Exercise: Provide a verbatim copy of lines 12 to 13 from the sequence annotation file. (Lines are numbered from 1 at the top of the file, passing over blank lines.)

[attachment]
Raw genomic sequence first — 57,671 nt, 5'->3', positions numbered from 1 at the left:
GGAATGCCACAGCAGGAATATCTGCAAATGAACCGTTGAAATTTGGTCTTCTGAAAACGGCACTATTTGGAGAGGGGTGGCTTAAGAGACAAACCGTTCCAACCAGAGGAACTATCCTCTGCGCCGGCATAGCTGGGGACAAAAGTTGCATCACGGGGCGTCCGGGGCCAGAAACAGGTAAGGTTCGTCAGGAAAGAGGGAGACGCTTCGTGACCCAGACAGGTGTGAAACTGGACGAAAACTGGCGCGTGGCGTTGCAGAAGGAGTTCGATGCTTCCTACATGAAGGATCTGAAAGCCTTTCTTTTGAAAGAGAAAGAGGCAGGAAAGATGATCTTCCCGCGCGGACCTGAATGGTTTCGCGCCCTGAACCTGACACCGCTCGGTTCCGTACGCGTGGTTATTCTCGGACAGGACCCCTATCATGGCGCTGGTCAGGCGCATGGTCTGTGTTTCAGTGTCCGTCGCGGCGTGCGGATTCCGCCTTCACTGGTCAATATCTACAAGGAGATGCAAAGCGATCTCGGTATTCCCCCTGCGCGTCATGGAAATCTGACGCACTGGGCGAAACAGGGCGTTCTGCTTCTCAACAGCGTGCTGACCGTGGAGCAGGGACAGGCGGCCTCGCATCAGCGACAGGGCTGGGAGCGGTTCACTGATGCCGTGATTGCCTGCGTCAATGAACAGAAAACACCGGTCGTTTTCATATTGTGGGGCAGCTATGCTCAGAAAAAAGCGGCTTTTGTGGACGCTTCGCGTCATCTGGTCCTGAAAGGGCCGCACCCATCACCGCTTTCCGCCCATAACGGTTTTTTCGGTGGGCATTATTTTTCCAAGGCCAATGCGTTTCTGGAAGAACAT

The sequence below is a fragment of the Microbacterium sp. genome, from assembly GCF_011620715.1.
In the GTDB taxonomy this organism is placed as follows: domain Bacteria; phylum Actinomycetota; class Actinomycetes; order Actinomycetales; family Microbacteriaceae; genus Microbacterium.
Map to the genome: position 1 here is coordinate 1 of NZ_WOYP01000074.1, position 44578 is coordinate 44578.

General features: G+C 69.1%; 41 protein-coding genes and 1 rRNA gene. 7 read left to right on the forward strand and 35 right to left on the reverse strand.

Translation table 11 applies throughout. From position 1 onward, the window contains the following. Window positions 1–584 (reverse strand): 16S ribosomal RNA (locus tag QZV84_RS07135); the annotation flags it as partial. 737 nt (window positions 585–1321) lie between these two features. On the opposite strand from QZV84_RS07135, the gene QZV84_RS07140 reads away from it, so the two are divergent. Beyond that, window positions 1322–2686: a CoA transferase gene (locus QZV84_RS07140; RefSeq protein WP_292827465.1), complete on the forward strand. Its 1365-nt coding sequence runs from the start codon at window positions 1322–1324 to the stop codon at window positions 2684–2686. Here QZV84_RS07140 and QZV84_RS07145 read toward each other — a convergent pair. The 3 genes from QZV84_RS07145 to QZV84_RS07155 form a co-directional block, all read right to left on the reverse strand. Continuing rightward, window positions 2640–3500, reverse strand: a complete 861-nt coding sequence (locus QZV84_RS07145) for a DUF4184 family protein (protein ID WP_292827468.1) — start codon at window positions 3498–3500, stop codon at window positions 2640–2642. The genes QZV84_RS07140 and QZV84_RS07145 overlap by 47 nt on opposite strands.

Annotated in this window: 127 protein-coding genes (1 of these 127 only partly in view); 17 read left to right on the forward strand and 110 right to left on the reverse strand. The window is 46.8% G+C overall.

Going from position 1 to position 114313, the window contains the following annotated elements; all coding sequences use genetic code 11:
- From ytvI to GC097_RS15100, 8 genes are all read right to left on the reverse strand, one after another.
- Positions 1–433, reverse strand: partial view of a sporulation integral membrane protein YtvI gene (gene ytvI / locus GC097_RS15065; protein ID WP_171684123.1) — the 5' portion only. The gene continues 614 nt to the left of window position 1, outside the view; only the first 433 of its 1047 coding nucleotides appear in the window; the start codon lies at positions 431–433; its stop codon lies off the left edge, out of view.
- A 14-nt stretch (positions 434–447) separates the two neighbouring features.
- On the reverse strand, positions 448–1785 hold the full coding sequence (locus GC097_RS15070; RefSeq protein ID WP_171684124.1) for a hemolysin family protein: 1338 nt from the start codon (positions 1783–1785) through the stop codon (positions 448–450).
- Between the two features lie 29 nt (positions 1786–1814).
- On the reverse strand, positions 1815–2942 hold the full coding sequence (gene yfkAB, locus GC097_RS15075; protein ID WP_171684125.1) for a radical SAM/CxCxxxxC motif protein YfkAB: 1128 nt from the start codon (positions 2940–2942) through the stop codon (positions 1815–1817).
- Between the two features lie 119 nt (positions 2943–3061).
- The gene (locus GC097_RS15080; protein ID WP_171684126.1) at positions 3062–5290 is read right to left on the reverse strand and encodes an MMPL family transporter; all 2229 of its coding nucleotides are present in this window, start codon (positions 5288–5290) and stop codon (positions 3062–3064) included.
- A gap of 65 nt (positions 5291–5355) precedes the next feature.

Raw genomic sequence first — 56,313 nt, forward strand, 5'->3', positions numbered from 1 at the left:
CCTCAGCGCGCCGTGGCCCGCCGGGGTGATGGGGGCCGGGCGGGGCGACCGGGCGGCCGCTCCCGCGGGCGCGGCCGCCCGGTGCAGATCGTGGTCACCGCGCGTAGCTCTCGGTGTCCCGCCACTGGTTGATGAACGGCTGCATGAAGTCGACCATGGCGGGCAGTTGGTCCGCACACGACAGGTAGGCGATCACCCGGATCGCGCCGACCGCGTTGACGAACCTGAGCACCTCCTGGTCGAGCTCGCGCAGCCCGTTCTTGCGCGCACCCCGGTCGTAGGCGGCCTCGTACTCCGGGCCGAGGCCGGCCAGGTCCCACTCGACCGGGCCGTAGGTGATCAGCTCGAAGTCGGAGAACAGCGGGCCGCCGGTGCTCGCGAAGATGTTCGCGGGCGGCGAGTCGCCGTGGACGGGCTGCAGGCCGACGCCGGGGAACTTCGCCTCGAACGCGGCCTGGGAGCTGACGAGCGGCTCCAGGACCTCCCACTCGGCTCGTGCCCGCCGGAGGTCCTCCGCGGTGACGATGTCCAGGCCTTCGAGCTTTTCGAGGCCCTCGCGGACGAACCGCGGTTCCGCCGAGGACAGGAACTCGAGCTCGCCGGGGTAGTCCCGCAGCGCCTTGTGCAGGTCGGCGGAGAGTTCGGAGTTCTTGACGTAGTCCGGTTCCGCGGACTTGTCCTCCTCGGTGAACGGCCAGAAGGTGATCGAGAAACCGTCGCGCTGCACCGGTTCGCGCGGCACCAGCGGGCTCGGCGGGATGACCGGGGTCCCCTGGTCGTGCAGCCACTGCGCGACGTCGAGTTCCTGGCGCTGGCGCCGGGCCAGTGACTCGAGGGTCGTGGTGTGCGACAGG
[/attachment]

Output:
- A 14-nt stretch (positions 434–447) separates the two neighbouring features.
- On the reverse strand, positions 448–1785 hold the full coding sequence (locus GC097_RS15070; RefSeq protein ID WP_171684124.1) for a hemolysin family protein: 1338 nt from the start codon (positions 1783–1785) through the stop codon (positions 448–450).